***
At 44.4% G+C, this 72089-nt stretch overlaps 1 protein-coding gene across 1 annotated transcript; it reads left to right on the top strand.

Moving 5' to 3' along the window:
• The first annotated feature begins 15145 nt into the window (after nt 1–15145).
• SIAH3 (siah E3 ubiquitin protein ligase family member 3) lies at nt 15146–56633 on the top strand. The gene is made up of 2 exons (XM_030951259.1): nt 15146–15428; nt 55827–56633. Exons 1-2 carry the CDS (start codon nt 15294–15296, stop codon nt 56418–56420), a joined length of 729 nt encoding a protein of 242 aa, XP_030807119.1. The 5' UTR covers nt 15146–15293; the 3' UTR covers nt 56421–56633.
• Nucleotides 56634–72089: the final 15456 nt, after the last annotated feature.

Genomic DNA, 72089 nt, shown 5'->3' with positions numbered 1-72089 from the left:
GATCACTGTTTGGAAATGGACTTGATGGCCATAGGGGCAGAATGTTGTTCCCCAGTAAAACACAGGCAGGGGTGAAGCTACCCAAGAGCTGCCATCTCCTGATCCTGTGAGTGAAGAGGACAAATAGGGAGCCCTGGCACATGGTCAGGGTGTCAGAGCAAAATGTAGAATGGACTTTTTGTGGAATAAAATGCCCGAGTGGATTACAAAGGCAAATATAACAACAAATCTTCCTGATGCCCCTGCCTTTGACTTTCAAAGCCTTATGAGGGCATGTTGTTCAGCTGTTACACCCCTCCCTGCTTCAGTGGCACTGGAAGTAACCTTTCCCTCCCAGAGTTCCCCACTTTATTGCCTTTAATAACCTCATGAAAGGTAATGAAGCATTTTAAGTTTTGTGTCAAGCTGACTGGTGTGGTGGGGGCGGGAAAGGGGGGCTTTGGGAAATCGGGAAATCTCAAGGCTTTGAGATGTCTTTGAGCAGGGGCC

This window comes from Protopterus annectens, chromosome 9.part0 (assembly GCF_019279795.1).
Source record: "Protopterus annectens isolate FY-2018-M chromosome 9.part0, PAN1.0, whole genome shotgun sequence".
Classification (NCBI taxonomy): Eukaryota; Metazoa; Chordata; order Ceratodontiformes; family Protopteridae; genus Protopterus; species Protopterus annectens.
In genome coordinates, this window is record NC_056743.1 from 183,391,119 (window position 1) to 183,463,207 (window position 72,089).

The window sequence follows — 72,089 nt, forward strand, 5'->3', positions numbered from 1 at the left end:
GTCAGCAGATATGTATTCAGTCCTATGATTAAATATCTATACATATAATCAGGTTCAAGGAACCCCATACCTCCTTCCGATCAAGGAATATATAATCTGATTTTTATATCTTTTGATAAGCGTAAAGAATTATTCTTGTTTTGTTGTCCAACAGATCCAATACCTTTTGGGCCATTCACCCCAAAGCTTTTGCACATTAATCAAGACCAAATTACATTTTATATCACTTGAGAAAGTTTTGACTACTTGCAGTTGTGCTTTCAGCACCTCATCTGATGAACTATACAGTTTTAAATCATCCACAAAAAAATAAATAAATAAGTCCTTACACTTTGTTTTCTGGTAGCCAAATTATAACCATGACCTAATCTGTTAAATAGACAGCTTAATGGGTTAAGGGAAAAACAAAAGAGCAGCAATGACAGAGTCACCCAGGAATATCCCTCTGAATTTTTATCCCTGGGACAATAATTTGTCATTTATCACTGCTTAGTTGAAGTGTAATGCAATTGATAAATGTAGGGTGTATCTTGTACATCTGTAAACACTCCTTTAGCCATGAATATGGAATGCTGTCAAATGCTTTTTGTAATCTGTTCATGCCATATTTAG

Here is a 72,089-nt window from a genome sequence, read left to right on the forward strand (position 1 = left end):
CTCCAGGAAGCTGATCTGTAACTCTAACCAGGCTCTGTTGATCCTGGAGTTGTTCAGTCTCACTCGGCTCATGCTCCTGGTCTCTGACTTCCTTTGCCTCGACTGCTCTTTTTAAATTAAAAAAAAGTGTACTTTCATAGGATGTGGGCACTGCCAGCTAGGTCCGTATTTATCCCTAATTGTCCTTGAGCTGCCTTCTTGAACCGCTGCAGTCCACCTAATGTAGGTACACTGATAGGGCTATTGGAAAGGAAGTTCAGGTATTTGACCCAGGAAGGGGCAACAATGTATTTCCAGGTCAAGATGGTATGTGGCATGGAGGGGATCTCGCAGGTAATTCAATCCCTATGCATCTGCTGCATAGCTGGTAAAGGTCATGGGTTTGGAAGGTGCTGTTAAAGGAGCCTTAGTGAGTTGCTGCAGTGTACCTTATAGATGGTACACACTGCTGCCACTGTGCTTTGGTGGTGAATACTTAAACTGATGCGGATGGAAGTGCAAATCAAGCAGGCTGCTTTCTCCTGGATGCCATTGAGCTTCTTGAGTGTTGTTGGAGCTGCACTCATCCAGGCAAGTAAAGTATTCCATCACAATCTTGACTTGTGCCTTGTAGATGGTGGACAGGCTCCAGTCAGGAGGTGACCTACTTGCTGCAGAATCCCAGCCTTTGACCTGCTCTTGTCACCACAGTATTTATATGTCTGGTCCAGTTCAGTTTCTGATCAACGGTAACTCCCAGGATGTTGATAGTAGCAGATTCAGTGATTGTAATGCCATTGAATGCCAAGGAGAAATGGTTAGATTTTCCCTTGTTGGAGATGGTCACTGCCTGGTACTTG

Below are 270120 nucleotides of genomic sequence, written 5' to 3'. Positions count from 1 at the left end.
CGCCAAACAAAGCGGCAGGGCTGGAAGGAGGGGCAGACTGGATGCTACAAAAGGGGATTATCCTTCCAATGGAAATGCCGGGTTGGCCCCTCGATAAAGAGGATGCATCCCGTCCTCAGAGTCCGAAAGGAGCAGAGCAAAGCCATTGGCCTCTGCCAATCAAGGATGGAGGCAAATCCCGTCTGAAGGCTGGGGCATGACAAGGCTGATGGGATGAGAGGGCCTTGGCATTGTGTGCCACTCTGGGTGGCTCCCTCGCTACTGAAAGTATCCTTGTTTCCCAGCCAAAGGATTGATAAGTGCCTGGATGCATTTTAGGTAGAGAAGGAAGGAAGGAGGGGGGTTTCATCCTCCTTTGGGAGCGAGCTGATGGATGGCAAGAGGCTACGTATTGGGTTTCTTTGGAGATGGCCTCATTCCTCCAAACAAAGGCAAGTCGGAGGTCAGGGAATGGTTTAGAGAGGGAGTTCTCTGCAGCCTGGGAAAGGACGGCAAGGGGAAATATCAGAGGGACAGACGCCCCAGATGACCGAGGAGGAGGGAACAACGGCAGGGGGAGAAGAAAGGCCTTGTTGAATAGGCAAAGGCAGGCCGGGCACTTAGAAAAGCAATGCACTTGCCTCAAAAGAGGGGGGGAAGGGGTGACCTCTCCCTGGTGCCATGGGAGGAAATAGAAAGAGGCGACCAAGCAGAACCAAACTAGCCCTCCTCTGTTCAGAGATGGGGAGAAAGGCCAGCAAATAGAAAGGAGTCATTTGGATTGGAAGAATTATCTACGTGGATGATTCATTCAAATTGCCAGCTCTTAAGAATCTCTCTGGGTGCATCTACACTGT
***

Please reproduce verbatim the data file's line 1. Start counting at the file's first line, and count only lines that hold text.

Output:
At 44.4% G+C, this 72089-nt stretch overlaps 1 protein-coding gene across 1 annotated transcript; it reads left to right on the top strand.